Zizi and Khanya joined a group, greeted everyone and were soon assimilated into the pace of the room.

Coming to Bassment, Zizi’s mood was already leaden, but the encounter with Alexis weighed her down further. Her sense of autonomy was stolen. Of all the clubs or bars in Cape Town, this was where she was accountable to no one but herself. The experience with Alexis was atypical for Bassment, an aggravating reminder that maybe autonomy didn’t really exist for the black person in Cape Town.

“I’m trying not to be mad so don’t bring it up,” Zizi whispered into Khanya’s ear.

“What happened?”

“The usual, my name.”

Khanya waited.

“Only this time I was called sister. And she touched my hair without asking.”

“Damn. Well, let’s smoke and forget about her.”

Zizi settled against the wall with her almost empty glass of wine still in her hand. The Purple Room didn’t need many people to make it seem full. She felt a serene daze creep up on her as she looked around the room, at the people laughing genuinely and being light about life.

Sindi, this city is too hostile to experience alone. I feel like it forces people to behave in ugly, unnatural ways. Large monuments of men we don’t know tower over us and remind me every day that this city does not belong to us. I can just imagine you say, ‘My friend you can do whatever you want’. Can I really?

Maybe I can do whatever I want but can I say whatever I want?

Can I think whatever I want to think? I don’t know, I’m trying. The only thing I can rely on is a good high. When it gets too complicated I can smoke and feel my mind clear. I start to think of beautiful things like streets void of election banners, trains with no class partitions and a glorious heap of ash – the remains of that stupid statue of a Dutch coloniser that I must walk past every day on my way home.

“Zizi I’m going back downstairs to Tendai. Are you coming?” asked Khanya.

“I think I’ll just get a cab home. I’ll see you in the morning?”

Khanya nodded and smiled. They would probably see each other late afternoon the next day, when Khanya came back from Tendai’s place.

Khanya walked Zizi out of Bassment.

It was still crazy and crowded in the street, the clubs and bars were still a few hours away from closing and the police vans were just starting to become visible.

“There’s your man,” Khanya said, looking across the street to a man who was standing alone smoking a cigarette.

Zizi turned and smiled at him, her heart knocking on her better judgement and her armpits tingling as she willed him to notice her.

“Do you think I should go say ‘hi’?” Zizi asked.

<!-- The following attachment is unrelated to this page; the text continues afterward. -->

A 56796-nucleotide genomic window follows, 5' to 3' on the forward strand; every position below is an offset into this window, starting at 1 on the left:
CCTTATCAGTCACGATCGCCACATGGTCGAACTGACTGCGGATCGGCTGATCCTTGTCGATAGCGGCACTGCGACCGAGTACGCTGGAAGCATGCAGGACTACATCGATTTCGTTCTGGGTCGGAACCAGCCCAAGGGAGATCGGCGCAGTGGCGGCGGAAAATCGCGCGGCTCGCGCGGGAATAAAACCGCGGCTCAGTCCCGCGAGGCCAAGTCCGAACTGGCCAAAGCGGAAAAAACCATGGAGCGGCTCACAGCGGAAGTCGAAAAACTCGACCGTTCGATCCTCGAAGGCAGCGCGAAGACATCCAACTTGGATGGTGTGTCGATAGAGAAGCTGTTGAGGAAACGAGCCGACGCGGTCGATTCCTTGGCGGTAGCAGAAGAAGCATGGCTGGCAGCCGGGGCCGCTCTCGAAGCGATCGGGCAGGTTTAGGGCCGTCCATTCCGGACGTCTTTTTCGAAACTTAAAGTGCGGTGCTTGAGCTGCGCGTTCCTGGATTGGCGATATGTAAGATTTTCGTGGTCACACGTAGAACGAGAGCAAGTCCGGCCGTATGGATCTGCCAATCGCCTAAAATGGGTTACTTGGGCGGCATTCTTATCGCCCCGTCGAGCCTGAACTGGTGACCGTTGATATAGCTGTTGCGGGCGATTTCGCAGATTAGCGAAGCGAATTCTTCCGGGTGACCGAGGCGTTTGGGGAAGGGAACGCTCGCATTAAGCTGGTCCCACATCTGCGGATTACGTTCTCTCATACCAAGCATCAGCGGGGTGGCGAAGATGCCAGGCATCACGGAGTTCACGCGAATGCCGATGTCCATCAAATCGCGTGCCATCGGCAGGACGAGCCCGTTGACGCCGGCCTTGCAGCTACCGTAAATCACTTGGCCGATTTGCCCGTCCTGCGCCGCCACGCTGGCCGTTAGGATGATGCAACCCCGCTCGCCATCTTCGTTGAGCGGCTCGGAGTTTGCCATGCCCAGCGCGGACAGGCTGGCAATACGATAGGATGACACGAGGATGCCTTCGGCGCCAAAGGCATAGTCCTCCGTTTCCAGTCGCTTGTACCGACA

Khanya stayed silent.

“He didn’t tell you he was back in the country,” Khanya said.

Zizi felt Khanya’s eyes on her while she watched Kwesi. The real figure of him and not the lookalikes she had trained herself to ignore. Zizi looked at Khanya. “I’m going to go say ‘hi’.”

Khanya stayed silent.

A woman coming from lower down the street approached him. Kwesi put out his cigarette and watched the beaming woman until she was standing right in front of him. He might have smiled back. They shared a long hug; his hand was on her lower back, pulling her against him. Then she kissed him, the blonde woman. Up until the kiss, Zizi believed that the woman might simply ask for a lighter or where she could find a cab.

Khanya held Zizi’s hand and rubbed gently with her thumb; she pulled her up towards the corner of the street where the cabs always idled. Zizi stopped at the first cab she saw and got inside.

“That was the worst,” Zizi said. “I’ll see you tomorrow.”

“Call me when you get home.” “Okay.”

Zizi left with the cab driver.

Anyway I’m trying to grow up you know? Trying to become my real self, whoever that is – without you, without the high walls of my father’s home, without Kwesi and his blondes. I know you’re doing the same where you are and I’ll see you when I see you.

I miss you always, Zizikazi.

Chumisa Ndakisa (@chumisa_n ) lives in Cape Town. She writes to communicate. She attended the 2014 Writivism workshop in Cape Town, facilitated by Rachel Zadok of Short Story Day Africa and was subsequently mentored by Dilman Dila, under whose guidance Friday Night and Home Time were written. Friday Night was longlisted for the 2014 Writivism Short Story Prize and included in Fire in the Night and other stories: the 2014 Writivism Annual Short Story Anthology. She also attended the 2015 Writivism workshop in Johannesburg, facilitated by Yewande Omotoso and Saaleha Idrees Bamjee.